How important is it to stay up to date with new lenses and styles of shooting?

New lenses are blessed and awesome, but with all honesty for the last 3 years of my career, my main lens has been the Nikon AF-S 50mm f/1.8G. I had a wedding which turned out to be frustrating when I had to move back a km to take group photos. From there I got the sigma 17-50 mm f/2.8 for Nikon and using these lenses I started to understand more about composition. One of my favourite photographers, Annie Leibovitz, says in one of her tutorials, “Try to use one lens till you know all that the lens can do”. I love this method so much because lenses are expensive, and you don’t want to buy a lens you don’t really need.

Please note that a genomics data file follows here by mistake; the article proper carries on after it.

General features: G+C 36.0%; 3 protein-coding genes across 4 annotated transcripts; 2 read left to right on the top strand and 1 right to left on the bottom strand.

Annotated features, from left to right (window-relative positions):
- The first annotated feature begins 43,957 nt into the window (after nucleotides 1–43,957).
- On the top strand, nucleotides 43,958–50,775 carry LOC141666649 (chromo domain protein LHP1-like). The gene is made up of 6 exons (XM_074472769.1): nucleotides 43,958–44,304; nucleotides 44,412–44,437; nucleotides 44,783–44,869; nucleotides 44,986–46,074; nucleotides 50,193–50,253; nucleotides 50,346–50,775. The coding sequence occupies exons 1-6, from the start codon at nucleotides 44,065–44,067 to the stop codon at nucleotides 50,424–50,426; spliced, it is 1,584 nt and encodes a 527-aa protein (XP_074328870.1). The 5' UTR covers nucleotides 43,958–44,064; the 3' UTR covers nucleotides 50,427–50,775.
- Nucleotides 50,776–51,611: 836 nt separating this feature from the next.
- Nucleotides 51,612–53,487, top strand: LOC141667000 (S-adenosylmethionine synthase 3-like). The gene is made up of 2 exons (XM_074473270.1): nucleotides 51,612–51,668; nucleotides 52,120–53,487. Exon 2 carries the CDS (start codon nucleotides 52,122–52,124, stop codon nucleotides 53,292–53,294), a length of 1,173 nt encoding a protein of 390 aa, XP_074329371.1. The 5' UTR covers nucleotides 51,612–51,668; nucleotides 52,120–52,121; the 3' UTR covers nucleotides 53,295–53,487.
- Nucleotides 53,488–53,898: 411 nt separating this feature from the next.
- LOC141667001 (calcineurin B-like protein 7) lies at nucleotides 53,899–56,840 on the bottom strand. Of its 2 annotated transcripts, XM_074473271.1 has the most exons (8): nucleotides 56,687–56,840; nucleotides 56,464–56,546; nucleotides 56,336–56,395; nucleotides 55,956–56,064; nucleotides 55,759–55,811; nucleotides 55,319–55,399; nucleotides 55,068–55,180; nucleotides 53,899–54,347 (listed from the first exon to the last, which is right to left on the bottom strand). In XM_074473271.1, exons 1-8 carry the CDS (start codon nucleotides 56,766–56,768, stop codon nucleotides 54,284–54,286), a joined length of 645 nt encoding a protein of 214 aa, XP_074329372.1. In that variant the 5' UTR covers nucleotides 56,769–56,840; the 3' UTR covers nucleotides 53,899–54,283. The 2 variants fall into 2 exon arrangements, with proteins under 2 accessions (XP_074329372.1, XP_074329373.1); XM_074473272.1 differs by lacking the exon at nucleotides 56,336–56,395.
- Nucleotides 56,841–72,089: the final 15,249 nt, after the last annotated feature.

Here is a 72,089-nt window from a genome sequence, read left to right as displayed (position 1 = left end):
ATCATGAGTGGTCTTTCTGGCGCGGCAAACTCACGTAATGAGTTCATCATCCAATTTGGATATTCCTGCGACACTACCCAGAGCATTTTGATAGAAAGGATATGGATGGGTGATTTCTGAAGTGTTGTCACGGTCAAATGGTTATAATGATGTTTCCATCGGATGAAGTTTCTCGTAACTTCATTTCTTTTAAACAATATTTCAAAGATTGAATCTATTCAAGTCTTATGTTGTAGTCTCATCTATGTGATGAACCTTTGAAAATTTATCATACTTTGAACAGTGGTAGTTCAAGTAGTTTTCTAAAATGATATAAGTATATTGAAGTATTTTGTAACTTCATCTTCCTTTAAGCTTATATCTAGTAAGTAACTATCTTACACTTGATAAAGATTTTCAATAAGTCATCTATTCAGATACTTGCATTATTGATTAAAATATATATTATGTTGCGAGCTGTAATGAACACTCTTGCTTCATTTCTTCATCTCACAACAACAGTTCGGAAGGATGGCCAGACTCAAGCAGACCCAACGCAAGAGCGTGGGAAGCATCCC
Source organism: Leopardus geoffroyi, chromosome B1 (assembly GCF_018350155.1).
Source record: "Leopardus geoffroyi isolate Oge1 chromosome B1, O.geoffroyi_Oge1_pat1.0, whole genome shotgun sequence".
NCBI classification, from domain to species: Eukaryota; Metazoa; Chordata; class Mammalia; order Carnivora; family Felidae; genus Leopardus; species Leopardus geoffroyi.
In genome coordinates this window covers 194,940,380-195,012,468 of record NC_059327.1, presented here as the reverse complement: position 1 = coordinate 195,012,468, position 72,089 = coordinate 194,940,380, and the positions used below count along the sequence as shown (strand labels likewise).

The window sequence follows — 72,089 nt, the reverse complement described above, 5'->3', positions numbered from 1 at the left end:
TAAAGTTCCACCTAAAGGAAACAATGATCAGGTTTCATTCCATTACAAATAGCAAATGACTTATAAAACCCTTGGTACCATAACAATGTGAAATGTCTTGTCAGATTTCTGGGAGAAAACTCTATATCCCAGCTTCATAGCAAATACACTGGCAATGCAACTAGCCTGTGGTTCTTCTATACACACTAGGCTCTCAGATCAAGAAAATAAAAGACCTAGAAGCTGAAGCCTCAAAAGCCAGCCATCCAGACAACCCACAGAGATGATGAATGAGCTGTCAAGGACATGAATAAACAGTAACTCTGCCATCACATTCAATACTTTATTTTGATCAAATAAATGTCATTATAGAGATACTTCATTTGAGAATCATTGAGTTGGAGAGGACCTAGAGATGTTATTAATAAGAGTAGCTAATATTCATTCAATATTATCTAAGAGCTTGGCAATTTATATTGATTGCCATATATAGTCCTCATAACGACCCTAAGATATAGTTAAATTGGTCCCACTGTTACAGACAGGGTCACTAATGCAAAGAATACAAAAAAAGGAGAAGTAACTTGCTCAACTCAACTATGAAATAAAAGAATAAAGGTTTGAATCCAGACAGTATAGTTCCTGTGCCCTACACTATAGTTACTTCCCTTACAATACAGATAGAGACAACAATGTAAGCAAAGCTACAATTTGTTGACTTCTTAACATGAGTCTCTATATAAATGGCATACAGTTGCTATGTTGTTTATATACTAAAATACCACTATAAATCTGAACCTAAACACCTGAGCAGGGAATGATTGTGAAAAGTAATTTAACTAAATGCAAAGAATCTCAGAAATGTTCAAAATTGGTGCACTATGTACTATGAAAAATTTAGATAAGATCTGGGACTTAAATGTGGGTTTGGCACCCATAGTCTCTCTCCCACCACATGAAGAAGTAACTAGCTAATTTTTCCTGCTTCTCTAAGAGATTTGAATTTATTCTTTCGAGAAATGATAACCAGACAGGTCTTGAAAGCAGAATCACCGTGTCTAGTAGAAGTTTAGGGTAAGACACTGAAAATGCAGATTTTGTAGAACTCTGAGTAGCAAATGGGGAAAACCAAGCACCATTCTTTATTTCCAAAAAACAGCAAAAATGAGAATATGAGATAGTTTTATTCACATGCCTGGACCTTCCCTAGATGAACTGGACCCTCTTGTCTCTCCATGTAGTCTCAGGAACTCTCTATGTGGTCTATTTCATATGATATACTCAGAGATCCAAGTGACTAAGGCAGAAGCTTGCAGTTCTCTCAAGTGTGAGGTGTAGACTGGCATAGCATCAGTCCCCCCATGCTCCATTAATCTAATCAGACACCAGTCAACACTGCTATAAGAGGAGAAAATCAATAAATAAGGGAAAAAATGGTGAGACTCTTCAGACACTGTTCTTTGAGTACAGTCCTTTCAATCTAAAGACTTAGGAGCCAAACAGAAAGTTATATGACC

There is a thin line between keeping up with photography style and following the crowd for young photographers, especially if you don’t know what you want. There are lots of beautiful images being produced in the world today that have no meaning to them, which I’m guilty of too, but looking at social media today we see these pictures all looking similar and beautiful. To my own understanding, there’s a creative and technical aspect of photography. With these principles guiding me, I try not to follow the crowd. As problems generate, when your photographs are copy and paste of another image seen online and learnt nothing from that image. So, keeping up with shooting styles is good if you’re using it as a learning process.

What would you say you search for in a picture and what are some styles that you would say make you unique?